“In addition to maintaining the current restrictions, the Secretary recommended restrictions on additional countries that failed to satisfy the baseline criteria, as informed by the outcomes of the new, enhanced methodology,” the draft proclamation reads. “Now, therefore, I, Donald J. Trump, by the authority vested in me by the Constitution and the laws of the United States of America, including sections 212(f) and 215(a) of the Immigration and Nationality Act...hereby find that, absent measures set forth in this proclamation, the immigrant entry in the United States of persons described in Section 1 of this proclamation would be detrimental to the interests of the United States and that their entry should be subject to certain restrictions, limitations and exceptions.”
Five of the countries listed in the proclamation would have more expansive blocks, according to the draft. The draft materials state that the restrictions would impact “approximately 2.5% of all immigrant visas issued by the U.S. Department of State.”
“The entry into the United States of nationals of [Country 1] as immigrants, except as Special Immigrants, is hereby suspended,” reads one section. Special immigrants are religious workers, physicians, and those who worked for the US military abroad, among other specific categories. Two other countries would have their nationals banned from obtaining “diversity visas,” meaning random visas given to those from countries that have low rates of immigration to the US.
In January 2017, the Trump administration initially banned those from six Muslim-majority countries before federal courts across the country blocked the order. Later, Trump instituted a separate ban and the US Supreme Court upheld it as constitutional. A waiver process for those included in the ban has led to more than 7,600 immigrants from the barred countries being allowed to enter the US, a 10% clearance rate, according to a US State Department official’s testimony in a September House hearing.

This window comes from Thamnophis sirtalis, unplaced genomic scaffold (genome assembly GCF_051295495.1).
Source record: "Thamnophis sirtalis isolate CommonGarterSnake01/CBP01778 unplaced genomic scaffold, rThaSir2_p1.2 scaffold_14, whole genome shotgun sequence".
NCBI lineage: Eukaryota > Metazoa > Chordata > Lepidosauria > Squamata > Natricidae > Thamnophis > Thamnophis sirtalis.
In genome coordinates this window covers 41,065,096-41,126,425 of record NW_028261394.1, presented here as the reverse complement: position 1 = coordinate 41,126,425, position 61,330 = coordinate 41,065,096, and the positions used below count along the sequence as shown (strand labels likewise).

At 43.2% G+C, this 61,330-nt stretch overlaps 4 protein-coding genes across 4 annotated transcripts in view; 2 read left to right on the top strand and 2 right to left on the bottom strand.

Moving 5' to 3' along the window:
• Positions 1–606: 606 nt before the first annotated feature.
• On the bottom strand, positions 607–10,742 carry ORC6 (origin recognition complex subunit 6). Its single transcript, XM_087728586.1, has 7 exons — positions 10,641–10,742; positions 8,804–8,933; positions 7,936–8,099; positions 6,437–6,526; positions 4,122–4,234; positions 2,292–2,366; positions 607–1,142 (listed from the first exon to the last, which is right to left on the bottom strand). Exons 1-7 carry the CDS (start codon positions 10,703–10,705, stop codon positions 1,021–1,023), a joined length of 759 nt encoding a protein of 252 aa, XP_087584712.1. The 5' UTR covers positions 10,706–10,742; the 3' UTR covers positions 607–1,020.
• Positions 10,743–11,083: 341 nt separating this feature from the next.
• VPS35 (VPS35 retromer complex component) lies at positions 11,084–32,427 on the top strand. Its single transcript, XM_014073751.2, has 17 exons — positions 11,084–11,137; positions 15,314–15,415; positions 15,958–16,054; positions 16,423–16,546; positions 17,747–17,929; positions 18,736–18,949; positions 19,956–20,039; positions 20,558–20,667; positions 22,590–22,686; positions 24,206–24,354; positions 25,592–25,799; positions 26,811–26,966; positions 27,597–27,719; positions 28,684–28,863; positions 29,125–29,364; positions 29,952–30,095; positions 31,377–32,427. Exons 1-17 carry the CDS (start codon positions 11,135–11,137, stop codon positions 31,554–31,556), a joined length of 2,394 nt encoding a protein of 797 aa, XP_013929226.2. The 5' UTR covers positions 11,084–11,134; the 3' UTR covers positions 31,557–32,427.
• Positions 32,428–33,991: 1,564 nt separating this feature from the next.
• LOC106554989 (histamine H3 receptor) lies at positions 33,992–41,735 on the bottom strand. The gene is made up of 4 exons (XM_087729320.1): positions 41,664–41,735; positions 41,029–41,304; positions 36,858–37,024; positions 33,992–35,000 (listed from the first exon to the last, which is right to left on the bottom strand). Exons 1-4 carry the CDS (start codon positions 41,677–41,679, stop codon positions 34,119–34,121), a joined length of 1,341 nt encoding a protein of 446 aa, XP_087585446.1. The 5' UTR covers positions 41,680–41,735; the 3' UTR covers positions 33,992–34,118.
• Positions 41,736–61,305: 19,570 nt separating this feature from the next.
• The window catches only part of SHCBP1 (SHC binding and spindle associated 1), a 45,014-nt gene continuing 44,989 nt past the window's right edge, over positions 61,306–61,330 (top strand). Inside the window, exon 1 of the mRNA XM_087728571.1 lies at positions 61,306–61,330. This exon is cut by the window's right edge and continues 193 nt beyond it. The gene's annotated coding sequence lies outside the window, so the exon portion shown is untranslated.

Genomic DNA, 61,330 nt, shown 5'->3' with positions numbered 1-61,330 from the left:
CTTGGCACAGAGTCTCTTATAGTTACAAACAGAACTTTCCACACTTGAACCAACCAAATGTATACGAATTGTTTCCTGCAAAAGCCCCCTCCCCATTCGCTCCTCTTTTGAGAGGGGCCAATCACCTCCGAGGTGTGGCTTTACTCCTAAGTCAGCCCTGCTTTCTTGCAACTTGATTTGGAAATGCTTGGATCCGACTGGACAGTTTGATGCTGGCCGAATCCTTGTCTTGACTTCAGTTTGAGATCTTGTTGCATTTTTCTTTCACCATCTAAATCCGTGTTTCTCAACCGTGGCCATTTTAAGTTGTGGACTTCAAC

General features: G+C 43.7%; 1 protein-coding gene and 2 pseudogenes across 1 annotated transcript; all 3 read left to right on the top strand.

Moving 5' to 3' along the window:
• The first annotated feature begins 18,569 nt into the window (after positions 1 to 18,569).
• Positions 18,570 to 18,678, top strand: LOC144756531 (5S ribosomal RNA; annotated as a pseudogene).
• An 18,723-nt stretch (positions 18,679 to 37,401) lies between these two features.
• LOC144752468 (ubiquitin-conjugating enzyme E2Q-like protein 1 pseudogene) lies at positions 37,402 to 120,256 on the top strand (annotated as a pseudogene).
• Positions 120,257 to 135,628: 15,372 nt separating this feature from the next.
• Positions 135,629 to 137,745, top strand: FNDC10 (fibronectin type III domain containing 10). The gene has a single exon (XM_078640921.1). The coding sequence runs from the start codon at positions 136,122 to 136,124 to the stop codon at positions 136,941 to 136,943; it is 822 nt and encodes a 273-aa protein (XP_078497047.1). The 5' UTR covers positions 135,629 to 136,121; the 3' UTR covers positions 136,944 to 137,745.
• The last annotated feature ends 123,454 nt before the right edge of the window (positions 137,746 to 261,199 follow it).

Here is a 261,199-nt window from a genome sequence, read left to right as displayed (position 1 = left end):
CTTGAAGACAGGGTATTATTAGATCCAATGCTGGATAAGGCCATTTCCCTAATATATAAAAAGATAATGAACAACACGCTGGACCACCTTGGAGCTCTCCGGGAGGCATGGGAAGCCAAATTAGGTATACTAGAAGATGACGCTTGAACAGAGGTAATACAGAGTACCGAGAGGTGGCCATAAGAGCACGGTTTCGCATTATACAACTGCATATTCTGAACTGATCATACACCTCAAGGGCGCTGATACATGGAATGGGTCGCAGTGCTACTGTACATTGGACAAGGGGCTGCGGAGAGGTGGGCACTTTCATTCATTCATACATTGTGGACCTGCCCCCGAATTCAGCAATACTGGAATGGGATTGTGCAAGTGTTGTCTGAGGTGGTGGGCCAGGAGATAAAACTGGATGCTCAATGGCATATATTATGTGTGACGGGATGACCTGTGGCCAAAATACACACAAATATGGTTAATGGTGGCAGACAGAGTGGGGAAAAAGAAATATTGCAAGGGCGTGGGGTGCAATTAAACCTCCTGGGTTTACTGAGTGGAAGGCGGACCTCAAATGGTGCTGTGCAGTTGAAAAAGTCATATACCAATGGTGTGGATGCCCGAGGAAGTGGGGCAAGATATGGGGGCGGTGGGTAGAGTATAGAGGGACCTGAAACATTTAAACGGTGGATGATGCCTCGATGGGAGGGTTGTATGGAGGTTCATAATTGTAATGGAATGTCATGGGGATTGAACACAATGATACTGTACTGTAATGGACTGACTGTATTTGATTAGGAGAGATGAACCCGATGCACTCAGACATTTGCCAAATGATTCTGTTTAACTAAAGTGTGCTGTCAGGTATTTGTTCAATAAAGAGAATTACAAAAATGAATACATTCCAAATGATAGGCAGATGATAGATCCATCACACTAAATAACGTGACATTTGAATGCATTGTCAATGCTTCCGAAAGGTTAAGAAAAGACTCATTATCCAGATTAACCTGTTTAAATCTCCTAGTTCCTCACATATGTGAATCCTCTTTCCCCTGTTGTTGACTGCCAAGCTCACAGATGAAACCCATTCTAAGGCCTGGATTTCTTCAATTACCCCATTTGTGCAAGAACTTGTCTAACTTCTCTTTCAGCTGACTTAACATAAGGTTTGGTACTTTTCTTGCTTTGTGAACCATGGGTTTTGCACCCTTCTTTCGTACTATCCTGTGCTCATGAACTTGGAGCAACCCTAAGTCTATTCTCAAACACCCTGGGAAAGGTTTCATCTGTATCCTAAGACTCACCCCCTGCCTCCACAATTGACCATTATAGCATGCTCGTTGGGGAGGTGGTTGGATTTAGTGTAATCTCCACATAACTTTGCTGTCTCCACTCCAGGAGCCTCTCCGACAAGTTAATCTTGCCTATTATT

The initial travel ban — also called the “Muslim ban” after Trump pledged during his first campaign to stop all Muslims from immigrating to the US — targeted only Muslim-majority countries. The DHS media team appears to be preparing for such questions.
“Q: How many of these countries are majority Muslim? A: DHS did not consider or even research the predominate religion practiced in these or any country as part of its review. As a result, we would refer you to publicly available information about the demographics of these countries,” read one answer of a document titled “response to queries.”
The document appears to be a set of questions the agency predicts it will receive as the proclamation is announced and includes questions like “why are these countries facing travel restrictions?” and why the new restrictions include fewer visa categories than the initial travel ban.
The answer states that, like the already banned seven countries, the new countries are some of the “lowest performing in the world.” The US government, however, has found that the to-be-restricted countries have prospects for improvement.
“Each has a functioning government, control over its territory, and maintains relations with the United States. Most of the new countries have expressed a willingness to work on correcting their deficiencies, although it may take some time to identify and implement specific improvements,” the answer reads.